Washington, Jun 16 (EFE).- Former President Donald Trump pressured his vice president, Mike Pence, to block the certification of the result of the 2020 presidential balloting won by Democrat Joe Biden knowing that his plan to overturn the election was “illegal.”
That is what the Select Committee investigating the Jan. 6 attack on the US Capitol demonstrated on Thursday afternoon in its third public hearing with testimony from several witnesses, documents and videotaped recordings bolstering that claim.
Despite not being present in the hearing room, the key figure on this day of live testimony was Pence who, according to one of the judges who appeared as a witness, prevented a “paralyzing constitutional crisis” in the United States by disobeying Trump’s demand that he halt the election certification proceedings.
The committee presented concrete evidence from witness testimony and other documentation regarding the pressure to which Trump subjected Pence to block certification of the November 2020 election result.
On Jan. 6, Pence – in his role as vice president – was presiding over the joint session of Congress, where lawmakers were going to confirm Biden’s victory, when the huge mob, fired up to “fight like hell” minutes earlier by Trump himself, stormed the Capitol, forcing legislators to temporarily suspend the certification proceedings and take shelter.
Trump publicly and private pressured Pence to halt the legislative session, claiming without proof that Democrats had committed massive election fraud and “stolen” reelection from him. Had Pence halted the certification proceedings as Trump was demanding, lawmakers would not have been able to complete their task of confirming Biden’s victory, at least at that time.
During Thursday’s hearing the committee focused on demonstrating the “unconstitutionality” of what Trump was demanding of Pence and showing that the president did so knowing that it was illegal.
One of the witnesses, retired Judge Michael Luttig, who was an informal adviser to Pence at the time, emphasized that if the VP had obeyed Trump and the then-president would have been declared to have “won” reelection, this “would have plunged America into what I believe, would have been tantamount to a revolution within a constitutional crisis in America.”
Luttig was appointed to the US 4th Circuit Court of Appeals by President George H. W. Bush.
In videotape clips shown to the hearing audience, and to the nationwide television audience, several witnesses were questioned by the committee, including Trump’s daughter and former adviser Ivanka, who stated that her father held a telephone conversation with Pence on the morning of Jan. 6.
Ivanka Trump described that call as a rather “heated” conversation and said that her father used a different tone of voice with Pence than he had used on previous occasions, while personal assistant to the president, Nick Luna, recalled hearing Trump called the VP a “wimp.”
In another recording, Pence’s former cabinet chief, Mark Short, said that Trump lied to reporters by saying in a statement released on the eve of the Capitol assault that the VP supported his plan to overturn the election result.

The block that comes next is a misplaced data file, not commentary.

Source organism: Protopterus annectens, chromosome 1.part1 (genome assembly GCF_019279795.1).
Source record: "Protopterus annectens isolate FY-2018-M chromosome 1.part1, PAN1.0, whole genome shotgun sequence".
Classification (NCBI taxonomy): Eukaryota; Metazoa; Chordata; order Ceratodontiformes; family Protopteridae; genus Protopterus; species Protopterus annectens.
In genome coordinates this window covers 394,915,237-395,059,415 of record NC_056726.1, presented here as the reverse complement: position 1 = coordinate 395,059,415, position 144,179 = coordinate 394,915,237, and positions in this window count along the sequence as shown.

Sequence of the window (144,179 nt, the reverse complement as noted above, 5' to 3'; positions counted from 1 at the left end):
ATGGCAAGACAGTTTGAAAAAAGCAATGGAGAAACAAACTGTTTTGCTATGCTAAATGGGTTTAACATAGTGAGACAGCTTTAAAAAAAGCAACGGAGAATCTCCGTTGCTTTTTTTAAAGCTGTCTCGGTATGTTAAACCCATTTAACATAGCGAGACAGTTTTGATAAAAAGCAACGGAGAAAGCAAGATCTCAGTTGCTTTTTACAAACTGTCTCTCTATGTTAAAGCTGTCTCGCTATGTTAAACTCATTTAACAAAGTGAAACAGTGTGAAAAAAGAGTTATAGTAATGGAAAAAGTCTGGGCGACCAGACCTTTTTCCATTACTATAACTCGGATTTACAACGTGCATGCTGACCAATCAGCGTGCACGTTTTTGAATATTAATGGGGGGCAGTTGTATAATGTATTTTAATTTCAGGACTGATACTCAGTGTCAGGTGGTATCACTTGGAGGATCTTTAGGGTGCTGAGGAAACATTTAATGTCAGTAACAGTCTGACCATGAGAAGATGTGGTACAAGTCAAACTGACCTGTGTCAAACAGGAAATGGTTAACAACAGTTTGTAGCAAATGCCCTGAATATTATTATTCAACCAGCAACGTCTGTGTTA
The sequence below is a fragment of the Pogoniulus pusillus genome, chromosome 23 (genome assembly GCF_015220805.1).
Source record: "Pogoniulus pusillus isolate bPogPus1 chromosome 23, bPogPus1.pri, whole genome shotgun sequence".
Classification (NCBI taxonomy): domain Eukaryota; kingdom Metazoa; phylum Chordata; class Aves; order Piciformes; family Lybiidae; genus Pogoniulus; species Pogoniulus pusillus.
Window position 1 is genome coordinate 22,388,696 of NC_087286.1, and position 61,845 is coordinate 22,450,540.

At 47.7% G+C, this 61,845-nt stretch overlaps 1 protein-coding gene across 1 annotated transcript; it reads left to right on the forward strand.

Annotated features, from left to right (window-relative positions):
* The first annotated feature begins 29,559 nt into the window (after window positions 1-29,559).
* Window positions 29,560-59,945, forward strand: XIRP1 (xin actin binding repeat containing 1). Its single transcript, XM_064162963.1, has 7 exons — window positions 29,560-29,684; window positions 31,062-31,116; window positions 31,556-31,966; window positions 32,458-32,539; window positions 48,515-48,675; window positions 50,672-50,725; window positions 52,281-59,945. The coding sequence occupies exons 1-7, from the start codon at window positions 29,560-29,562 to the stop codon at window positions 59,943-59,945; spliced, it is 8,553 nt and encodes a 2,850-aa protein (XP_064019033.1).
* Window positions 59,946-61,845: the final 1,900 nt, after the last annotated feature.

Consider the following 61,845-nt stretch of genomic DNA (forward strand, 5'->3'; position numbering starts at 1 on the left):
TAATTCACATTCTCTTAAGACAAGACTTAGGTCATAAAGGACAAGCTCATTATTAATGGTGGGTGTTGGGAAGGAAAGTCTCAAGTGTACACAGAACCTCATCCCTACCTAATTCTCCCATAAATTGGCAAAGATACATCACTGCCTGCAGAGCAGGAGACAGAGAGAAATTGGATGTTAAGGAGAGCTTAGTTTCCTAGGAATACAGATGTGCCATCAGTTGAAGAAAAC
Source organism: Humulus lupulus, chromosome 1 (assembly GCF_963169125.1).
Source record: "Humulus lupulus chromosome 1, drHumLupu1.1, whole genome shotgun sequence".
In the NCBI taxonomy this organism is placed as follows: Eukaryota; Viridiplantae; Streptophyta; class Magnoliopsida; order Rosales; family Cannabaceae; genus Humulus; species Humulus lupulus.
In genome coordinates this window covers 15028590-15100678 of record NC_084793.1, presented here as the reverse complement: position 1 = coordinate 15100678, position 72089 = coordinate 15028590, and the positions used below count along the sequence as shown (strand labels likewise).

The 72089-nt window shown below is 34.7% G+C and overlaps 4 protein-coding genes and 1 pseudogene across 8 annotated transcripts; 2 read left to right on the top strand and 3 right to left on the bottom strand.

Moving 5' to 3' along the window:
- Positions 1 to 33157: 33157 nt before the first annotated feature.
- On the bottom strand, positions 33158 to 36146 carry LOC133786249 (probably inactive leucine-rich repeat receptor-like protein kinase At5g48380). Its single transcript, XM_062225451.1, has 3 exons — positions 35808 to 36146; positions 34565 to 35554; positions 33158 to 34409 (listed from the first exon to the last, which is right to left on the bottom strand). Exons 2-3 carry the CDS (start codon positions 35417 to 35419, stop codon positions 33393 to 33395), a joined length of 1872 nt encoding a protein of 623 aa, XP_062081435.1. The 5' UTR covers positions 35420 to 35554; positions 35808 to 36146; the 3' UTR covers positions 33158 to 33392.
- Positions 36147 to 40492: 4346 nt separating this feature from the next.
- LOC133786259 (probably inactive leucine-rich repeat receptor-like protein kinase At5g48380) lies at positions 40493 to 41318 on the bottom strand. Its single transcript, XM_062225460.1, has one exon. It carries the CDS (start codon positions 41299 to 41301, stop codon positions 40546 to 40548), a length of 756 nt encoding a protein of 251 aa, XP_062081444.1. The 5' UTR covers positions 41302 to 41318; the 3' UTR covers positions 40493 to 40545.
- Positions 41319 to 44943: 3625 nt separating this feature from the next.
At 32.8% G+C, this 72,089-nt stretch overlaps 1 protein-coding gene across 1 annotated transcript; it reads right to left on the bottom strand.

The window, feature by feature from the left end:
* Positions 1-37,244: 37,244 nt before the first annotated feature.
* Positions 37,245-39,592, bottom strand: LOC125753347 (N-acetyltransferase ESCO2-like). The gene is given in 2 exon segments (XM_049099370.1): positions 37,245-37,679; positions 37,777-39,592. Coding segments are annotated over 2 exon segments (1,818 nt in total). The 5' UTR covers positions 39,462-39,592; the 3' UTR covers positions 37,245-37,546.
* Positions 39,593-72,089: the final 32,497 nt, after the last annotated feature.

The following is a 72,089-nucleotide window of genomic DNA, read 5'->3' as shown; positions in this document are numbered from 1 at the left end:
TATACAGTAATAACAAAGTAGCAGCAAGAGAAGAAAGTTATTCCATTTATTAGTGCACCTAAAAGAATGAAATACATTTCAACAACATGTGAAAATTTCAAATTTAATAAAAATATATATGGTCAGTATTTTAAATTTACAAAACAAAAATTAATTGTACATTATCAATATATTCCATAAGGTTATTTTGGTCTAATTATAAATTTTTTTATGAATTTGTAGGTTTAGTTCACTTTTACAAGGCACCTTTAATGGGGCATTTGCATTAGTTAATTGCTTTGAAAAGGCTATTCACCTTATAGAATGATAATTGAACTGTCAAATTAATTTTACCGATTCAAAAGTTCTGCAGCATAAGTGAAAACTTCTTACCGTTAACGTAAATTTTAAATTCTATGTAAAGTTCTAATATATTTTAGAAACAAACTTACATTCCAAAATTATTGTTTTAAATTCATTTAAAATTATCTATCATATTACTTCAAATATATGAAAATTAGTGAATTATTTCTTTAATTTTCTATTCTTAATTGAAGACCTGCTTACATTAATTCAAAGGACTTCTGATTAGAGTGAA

According to Short, on Jan. 5 Pence told Trump that he could take no action to reverse their election defeat and shortly after that The New York Times published a report about what had occurred at that meeting, to which the president responded with a statement saying that both he and Pence were “in total agreement that the vice president has the power to act.”
Short said that statement was “false,” adding that Trump had twisted Pence’s point of view on the matter.
To demonstrate the link between Trump’s pressure on Pence and the demonstrators who invaded the Capitol, the committee projected video images with the attackers shouting that the VP was a “traitor” and with the tumult in the Capitol, Pence left the congressional chamber and took refuge with staffers and Secret Service agents in a room elsewhere in the building for 4 1/2 hours.
Another of the witnesses before the committee on Thursday, Pence’s attorney Gregory Jacob, explained that the VP rejected the idea of fleeing the Capitol in a Secret Service vehicle because he “did not want the world to see the image of the vice president of the United States fleeing the Capitol” and he was resolved to completing the task scheduled for that day, which was his “constitutional duty,” to certify the election result.
A good part of the session was devoted to the efforts of one of Trump’s former lawyers, John Eastman, who developed in writing the theory that Pence, in his role as vice president, had the authority to decide the result of the election, despite the fact that he was aware that this claim had no legal basis.
Lawmaker and committee co-chair Liz Cheney (Rep.-MT), who has long been at odds with Trump, emphasized in her remarks during the hearing that the former president and Eastman conspired to pressure Pence to block the confirmation of the election result.
However, Luttig said in his testimony that Eastman’s theory was “incorrect” and that there is no precedent in the Constitution or in US law to support it.
Meanwhile, Jacob said that Eastman told him that he knew his theory would not stand up before the US Supreme Court.